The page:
Summary: Naaman had everything going for him in his life except one thing - he needed cleansing!
March 11, 2007
Text: 2 Kings 5:1-15
Subject: The Fullness of a Life in Christ
Title: Calling You to Something Better
I don’t know if you’ve noticed it or not, but I have been preaching really hard about going to the next level in your relationship with the Lord. Now some of you are probably wondering why I continue to preach that way. After all, you are doing pretty good right? I mean, you are genuinely experiencing something from the Lord when we come together! Or are you?
Since I have been able to quit secular work I have more time to spend in prayer about my sermons and the direction God would have me take in my preaching. Often I find myself asking, “Why, God? I just preached like that and didn’t get much response.” It is difficult to preach in areas where it seems that the word is going out and just kind of bouncing off and coming back to me. Sometimes I wonder if the church 1) either isn’t hearing what I am saying, 2) doesn’t believe what I am saying, or 3) just doesn’t care what I’m saying. But all I know to do is preach in the direction God leads me and that’s enough. Occasionally someone will come to me and let me know how a particular sermon touched their life. I appreciate that by I don’t live for that. What I do live for is just trying do see God’s will for my life and living it out to the fullness of what He has called me to – and this much I know – He is calling me to something better.
I know that you know that the “something better” is heaven. And we are excited about that prospect. But today I will show you that there is something better for you here on earth and I hope to help you get there. You have to want it! If you don’t want it you have my permission to go ahead and make yourself comfortable, curl up and take a nap. We’ll let you know when church is over.
Pay attention and let the Word of God do in your life what it is intended to do today. God is calling you to something better!
I. THE FRAILTY OF LIFE (1) 1Now Naaman was commander of the army of the king of Aram. He was a great man in the sight of his master and highly regarded, because through him the LORD had given victory to Aram. He was a valiant soldier, but he had leprosy. The beginning of our passage today shows us just how fleeting the good things of this world are. Naaman was in charge of the whole army of Israel’s enemy, Aram. I don’t have any doubt that he was fierce in battle. He probably went to the best schools, showed the most promise, and worked harder than any of his contemporaries to get where he was. What better thing could you ask than to have your boss think you are great? Don’t we all kind of live for that pat on the back? Isn’t it nice to know you are appreciated? And there’s nothing wrong with hard work! Proverbs 10:4, “Lazy hands make a man poor, but diligent hands bring wealth.” The problem comes when you place all of your confidence in the things of this life without consideration for what is next. Solomon figured it all out at the end of his life. Ecclesiastes 1:2-4, “2“Meaningless! Meaningless!” says the Teacher. “Utterly meaningless! Everything is meaningless. 3What does man gain from all his labor at which he toils under the sun? 4 Generations come and generations go, but the earth remains forever.” Solomon realized how temporal this life is. Now, let’s go back to Naaman. What good were all his accomplishments? All his greatness could not protect him from leprosy. As great as he was you can rest assured that not even the lowliest slave would have traded places with him.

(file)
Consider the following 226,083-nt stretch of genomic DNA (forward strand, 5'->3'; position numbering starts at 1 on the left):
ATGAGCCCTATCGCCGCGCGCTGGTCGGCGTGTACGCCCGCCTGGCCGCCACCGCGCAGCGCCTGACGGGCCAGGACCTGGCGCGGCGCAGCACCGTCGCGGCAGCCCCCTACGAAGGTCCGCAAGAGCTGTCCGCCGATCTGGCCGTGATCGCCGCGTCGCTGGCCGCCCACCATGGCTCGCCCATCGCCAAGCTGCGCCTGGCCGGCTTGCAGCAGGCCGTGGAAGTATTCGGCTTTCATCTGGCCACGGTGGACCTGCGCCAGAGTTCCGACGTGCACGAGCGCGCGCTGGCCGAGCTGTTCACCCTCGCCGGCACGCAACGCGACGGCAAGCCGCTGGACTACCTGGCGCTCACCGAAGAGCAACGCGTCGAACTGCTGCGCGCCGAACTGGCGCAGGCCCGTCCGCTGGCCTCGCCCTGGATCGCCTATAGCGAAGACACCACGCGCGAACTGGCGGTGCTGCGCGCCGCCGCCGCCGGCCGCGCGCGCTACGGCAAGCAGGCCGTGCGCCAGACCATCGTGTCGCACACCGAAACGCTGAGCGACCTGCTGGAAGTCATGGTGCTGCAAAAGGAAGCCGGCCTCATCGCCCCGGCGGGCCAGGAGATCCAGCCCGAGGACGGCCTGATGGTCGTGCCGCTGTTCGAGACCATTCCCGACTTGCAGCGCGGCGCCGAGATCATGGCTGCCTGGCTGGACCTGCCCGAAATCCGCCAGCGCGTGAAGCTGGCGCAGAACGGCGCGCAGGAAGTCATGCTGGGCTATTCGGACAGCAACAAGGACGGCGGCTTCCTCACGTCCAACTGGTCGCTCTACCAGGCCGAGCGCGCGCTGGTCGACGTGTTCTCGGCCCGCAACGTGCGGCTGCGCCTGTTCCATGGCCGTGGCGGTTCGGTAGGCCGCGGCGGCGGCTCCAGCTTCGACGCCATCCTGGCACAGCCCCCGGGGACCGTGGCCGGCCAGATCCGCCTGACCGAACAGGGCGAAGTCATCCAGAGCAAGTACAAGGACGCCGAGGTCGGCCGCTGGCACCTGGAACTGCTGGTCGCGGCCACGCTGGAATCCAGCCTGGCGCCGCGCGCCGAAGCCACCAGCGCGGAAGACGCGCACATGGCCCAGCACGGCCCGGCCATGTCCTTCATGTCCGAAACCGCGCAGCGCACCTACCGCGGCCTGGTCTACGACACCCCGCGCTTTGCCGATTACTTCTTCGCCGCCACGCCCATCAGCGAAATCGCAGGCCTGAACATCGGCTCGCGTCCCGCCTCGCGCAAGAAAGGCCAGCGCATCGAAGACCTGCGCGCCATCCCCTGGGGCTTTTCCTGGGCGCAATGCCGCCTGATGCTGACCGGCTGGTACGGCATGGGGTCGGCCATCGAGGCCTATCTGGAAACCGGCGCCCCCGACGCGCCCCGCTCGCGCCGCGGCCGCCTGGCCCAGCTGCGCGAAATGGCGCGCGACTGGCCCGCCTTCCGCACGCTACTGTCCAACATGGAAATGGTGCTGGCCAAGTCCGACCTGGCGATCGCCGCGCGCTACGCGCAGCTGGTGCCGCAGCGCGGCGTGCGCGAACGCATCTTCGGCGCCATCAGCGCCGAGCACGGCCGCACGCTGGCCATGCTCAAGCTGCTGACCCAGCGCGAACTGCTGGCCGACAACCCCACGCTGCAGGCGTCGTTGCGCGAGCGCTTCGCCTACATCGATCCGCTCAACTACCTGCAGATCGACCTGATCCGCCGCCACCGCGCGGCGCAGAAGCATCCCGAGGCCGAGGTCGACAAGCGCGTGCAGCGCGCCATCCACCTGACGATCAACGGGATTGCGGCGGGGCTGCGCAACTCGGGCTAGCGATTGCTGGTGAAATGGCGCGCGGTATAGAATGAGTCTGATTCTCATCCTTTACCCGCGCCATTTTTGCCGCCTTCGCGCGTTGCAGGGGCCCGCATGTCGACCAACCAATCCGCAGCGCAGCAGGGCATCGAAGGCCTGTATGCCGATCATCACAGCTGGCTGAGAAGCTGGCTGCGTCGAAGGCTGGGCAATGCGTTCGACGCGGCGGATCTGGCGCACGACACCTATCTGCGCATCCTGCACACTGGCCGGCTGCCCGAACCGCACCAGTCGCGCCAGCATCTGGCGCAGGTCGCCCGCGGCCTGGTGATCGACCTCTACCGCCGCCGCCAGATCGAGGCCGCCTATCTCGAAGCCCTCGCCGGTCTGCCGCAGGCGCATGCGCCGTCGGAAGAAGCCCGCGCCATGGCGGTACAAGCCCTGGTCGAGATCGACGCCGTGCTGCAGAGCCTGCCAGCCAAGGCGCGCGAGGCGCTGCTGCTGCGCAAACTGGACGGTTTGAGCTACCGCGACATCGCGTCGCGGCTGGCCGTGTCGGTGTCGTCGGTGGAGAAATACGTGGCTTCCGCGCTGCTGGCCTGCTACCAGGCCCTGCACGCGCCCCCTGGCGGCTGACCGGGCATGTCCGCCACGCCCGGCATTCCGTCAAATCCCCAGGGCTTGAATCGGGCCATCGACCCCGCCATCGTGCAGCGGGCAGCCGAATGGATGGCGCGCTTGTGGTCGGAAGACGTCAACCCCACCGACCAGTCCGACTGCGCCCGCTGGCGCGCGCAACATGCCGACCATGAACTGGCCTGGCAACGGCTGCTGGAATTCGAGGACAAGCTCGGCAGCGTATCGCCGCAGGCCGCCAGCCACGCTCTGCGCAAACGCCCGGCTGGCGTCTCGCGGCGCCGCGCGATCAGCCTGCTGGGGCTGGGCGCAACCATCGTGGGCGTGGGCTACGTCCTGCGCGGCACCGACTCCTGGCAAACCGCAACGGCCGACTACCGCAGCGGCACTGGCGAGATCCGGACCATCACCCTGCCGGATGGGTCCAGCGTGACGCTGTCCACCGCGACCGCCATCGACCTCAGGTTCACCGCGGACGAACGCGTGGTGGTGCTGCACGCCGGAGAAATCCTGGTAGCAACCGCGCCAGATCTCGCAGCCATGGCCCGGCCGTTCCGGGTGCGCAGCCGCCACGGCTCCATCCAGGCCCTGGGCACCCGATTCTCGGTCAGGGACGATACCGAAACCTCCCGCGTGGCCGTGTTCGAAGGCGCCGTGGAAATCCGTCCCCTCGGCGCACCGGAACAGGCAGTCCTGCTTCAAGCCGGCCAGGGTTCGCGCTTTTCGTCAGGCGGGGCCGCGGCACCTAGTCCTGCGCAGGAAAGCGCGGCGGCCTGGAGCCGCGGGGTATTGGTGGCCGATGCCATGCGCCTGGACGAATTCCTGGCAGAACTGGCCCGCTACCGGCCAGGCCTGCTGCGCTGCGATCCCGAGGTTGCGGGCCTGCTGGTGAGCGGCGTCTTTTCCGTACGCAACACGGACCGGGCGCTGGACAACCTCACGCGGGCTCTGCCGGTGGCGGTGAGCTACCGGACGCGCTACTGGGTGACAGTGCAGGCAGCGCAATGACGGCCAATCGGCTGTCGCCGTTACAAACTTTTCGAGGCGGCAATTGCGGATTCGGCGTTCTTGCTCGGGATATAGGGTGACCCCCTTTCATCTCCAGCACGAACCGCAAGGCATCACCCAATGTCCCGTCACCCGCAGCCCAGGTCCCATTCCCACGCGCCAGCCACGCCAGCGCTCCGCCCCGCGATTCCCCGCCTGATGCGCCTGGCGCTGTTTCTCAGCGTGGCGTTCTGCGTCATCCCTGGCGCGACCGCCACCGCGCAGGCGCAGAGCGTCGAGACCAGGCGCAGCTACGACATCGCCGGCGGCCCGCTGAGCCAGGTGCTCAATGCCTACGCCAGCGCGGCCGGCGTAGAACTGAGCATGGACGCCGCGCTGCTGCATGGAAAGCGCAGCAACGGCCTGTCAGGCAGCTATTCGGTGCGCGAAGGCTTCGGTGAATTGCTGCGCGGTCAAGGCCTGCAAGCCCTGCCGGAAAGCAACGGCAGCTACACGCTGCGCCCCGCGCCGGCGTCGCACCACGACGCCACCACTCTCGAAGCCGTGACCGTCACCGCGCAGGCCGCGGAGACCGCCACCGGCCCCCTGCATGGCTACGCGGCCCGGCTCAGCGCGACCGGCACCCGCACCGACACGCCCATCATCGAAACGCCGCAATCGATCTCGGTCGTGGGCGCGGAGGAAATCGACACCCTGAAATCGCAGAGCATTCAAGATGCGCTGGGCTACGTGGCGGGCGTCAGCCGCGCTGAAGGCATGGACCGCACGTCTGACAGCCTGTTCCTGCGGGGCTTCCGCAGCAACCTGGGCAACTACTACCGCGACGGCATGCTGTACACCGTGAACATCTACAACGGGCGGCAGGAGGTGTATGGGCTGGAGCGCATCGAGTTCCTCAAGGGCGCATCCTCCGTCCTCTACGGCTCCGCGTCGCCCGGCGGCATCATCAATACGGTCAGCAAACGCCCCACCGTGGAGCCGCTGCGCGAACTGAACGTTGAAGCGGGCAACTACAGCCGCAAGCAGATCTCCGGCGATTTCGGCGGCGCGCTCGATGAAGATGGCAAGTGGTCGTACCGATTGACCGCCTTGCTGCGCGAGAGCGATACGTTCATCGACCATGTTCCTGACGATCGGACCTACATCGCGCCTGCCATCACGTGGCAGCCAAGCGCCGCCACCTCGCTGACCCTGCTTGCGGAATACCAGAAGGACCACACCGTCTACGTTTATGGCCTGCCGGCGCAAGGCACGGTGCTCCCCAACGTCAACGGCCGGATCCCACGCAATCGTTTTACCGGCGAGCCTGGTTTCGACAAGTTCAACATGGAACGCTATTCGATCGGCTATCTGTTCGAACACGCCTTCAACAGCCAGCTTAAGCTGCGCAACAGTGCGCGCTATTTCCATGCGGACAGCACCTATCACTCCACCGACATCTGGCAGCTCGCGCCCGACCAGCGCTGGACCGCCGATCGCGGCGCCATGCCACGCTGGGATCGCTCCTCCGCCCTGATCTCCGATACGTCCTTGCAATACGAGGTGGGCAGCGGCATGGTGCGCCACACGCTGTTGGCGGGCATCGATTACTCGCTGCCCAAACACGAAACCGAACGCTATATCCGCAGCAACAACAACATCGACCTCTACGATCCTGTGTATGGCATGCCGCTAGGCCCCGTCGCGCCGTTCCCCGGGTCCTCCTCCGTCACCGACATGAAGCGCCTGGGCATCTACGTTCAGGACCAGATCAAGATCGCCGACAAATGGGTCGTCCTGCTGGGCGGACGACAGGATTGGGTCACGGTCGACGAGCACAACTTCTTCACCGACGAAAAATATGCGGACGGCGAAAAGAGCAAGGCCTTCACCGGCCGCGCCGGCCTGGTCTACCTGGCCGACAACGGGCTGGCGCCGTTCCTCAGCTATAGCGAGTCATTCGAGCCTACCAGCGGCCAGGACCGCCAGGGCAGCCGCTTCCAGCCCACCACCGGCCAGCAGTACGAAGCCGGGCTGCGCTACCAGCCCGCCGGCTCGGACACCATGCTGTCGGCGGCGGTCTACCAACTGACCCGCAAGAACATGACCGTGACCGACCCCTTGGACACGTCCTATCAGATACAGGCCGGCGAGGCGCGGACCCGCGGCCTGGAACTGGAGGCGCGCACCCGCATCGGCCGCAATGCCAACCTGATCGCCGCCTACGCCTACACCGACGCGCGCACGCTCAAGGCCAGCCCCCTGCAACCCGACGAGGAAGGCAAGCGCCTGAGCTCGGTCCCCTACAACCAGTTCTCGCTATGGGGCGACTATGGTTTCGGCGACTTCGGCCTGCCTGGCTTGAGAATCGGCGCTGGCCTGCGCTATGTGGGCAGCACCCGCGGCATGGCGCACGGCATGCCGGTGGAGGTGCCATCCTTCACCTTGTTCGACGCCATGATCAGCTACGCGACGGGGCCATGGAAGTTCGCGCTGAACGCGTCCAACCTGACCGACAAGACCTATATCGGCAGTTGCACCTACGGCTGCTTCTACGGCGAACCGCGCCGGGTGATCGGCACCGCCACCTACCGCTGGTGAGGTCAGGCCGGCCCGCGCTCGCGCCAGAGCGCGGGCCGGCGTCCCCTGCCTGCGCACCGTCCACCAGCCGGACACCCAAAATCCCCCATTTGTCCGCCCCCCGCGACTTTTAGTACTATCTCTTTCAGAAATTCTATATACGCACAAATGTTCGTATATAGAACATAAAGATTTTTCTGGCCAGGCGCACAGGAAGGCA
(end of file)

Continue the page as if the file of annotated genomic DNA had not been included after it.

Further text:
II. THE FAITH OF A SERVANT. (2-3) “2Now bands from Aram had gone out and had taken captive a young girl from Israel, and she served Naaman’s wife. 3She said to her mistress, “If only my master would see the prophet who is in Samaria! He would cure him of his leprosy.” I want you to look at a comparison of two lives here. First there was the mighty commander of the army, Naaman. He led raids into Israel often and would take captives and bring them back to be slaves in Aram. He had it all, except peace. Now let’s look at a little servant girl. Her name isn’t even mentioned. It is like possible that, in the worst-case scenario, her parents had been killed in a raid. At best she had just been kidnapped. She had every reason to be angry and wish the worst for Naaman. But what a sweet spirit is exemplified here. Paul wrote in Philippians 4:12, “12I know what it is to be in need, and I know what it is to have plenty. I have learned the secret of being content in any and every situation, whether well fed or hungry, whether living in plenty or in want.” How are people able to respond to adversity in that way? “13I can do everything through him who gives me strength.” This little girl was a perfect example of Christian love. I remember my heroes from my childhood. They seemed larger than life. I’m sure that I saw way more in them than what was really there. This girl had a childhood hero. His name was Elisha. I doubt that she had seen firsthand any of his miracles. I’m sure that by the time the reports of those miracles had made it into her childhood circles they had been embellished. So it’s easy to understand that she was sure that Elisha could heal her master. But what made her think that he would? Galatians 5:22-25, “22But the fruit of the Spirit is love, joy, peace, patience, kindness, goodness, faithfulness, 23gentleness and self-control. Against such things there is no law. 24Those who belong to Christ Jesus have crucified the sinful nature with its passions and desires. 25Since we live by the Spirit, let us keep in step with the Spirit. 26Let us not become conceited, provoking and envying each other.” If Elisha were really the man of God that she thought he was his godly nature would shine before men. So in essence her faith was not in Elisha, but in the God he served.